Lady Gaga at Pride March
Lady Gaga at Pride March

A look at Lady Gaga’s connection to the gay community.

Love her or hate her, unless you’ve lived under a rock for the past few years, it’s assumed that you would have heard of Lady Gaga. With her controversial lyrics and outrageous outfits, she is impossible to ignore.

I’ve seen her copping a lot of criticism lately, for “cashing in” on the gay community, so I’ve decided to do the opposite, and explore what it is that makes Lady Gaga so idolised within the gay community and find out if it is true what they say, that it’s all just an act to lure in her “little monsters,” and I’m not just talking about the glitter, disco balls and PVC.

Lady Gaga has always made her strong stance for gay rights clearly known and has unabashedly shared numerous times, that she is bisexual. Her song lyrics from “Born This Way,” became an anthem for the queer community the world over, and she has always been an advocate for “being okay with me.”

Funnily enough, the reason she is so relatable is that she is so different. She’s an unapologetic “freak”, and it’s a feeling that a lot of gay boys and girls face in a society where being gay is not the norm.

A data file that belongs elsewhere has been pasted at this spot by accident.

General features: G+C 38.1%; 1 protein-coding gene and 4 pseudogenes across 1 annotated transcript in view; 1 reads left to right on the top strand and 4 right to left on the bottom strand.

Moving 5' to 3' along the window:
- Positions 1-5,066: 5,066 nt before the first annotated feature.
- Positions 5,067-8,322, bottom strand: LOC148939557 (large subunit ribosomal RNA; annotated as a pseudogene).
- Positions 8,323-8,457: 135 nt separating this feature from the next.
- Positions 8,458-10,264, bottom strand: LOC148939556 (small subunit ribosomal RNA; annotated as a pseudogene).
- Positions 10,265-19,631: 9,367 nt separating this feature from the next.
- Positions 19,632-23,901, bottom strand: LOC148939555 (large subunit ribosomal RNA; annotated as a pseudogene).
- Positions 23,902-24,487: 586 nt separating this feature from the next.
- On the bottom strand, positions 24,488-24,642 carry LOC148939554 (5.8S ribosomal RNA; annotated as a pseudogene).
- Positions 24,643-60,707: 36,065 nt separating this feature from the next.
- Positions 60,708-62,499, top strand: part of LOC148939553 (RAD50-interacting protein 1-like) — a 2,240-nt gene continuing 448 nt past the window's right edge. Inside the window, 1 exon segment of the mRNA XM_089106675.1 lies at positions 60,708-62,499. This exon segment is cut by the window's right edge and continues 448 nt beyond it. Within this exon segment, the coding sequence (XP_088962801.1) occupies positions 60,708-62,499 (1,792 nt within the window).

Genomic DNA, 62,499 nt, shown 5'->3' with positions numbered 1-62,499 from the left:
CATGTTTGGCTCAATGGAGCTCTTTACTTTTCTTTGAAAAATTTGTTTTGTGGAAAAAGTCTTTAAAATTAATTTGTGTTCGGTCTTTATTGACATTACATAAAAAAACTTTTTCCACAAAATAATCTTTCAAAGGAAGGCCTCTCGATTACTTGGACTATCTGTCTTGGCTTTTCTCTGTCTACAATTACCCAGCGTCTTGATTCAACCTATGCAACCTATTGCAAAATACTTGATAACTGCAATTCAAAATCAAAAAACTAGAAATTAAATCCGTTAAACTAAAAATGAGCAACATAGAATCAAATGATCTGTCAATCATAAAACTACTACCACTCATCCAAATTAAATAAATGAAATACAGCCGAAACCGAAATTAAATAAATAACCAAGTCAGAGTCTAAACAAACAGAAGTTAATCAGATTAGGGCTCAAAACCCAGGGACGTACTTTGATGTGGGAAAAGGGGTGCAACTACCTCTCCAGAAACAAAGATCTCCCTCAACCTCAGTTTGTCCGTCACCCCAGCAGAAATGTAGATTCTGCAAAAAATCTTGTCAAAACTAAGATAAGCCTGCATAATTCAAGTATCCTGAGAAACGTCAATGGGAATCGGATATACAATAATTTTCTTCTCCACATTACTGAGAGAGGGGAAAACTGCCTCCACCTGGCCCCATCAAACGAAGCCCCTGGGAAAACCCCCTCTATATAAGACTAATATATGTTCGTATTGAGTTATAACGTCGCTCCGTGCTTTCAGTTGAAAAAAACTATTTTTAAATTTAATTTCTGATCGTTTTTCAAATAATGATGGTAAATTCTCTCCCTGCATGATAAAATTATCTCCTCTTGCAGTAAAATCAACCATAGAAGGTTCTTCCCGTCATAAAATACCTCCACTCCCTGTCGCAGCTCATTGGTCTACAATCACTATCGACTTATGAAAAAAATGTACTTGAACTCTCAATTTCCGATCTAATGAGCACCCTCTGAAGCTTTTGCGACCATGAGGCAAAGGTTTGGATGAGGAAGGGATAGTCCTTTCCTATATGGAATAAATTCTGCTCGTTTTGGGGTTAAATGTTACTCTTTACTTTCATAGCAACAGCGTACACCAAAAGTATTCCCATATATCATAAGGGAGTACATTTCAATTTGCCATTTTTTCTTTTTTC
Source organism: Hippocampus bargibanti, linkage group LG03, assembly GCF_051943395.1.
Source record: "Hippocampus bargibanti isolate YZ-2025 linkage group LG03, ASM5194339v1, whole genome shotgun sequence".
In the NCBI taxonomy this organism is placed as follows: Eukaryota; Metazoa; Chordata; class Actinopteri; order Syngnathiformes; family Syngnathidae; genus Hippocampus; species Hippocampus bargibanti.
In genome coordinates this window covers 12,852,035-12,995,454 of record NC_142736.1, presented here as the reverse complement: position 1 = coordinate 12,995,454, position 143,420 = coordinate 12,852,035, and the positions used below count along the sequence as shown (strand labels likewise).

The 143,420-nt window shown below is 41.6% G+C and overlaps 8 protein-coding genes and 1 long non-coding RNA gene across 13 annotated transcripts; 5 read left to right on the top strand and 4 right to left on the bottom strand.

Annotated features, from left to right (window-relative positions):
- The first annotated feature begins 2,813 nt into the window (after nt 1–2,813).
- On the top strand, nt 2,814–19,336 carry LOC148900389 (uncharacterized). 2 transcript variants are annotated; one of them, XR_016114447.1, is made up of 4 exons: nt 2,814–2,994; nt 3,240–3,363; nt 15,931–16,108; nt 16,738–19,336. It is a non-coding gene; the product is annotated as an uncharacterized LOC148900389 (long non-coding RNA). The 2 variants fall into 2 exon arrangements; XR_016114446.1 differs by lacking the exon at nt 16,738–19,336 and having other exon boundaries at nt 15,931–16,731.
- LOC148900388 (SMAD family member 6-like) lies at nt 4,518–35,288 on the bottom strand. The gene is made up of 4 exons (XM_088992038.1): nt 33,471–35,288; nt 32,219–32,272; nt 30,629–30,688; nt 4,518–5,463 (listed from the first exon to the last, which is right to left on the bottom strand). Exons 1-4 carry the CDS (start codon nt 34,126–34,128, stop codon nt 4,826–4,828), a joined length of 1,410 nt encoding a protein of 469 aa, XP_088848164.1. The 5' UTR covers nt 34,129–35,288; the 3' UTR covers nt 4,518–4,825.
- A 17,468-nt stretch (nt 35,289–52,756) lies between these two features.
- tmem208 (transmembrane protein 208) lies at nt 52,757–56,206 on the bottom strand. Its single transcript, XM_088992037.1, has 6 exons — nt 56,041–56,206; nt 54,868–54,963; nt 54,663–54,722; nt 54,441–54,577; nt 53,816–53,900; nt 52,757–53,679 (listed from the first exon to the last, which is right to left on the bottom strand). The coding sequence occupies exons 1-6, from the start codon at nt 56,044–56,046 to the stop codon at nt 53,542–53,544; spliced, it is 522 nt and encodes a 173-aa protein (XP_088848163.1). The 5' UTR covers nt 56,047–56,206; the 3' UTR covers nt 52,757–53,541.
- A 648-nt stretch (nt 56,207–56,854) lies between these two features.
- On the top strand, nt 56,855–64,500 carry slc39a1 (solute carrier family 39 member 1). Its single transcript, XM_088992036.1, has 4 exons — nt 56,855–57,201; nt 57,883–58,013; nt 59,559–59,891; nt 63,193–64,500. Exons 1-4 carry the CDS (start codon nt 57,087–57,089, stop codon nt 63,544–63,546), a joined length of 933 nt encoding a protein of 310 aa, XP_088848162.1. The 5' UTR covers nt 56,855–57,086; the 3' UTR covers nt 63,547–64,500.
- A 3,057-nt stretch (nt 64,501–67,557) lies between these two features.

When Lady Gaga came on to the music scene all of the sudden strength came from being different. You have the biggest pop artist of this decade telling you that you are perfect just the way you are, and she gives conformity, homophobia and any kind of –ism, the giant middle finger.

The kind of power that Lady Gaga can throw behind a young person struggling to come to terms with their sexuality is almighty, especially considering the rate of gay suicides of late and the fact that it was only around 40 years ago that homosexuality ceased to be known as a “psychological disorder.”

The world is still dragging its feet when it comes to the plight for equal rights, and unfortunately, Australia is very much included. It’s not about forcing people to accept homosexuals for being gay, it’s about wanting people to accept homosexuals for being people. It’s about people accepting that the difference between being gay or straight is the same as the difference between being short or tall, or black or white. It exists, it’s in your genetic make-up, and no amount of judgement is going to change a person’s genes. You can’t tell a person, that they are wrong for being “born this way,” and this is a strong message.

Like Lady Gaga or not, she is nothing short of instrumental considering the kind of influence she has, to help normalize and support the gay community and lifestyle in our reach for equality, and whether they agree with her methods or not, I know the gay community can see that too.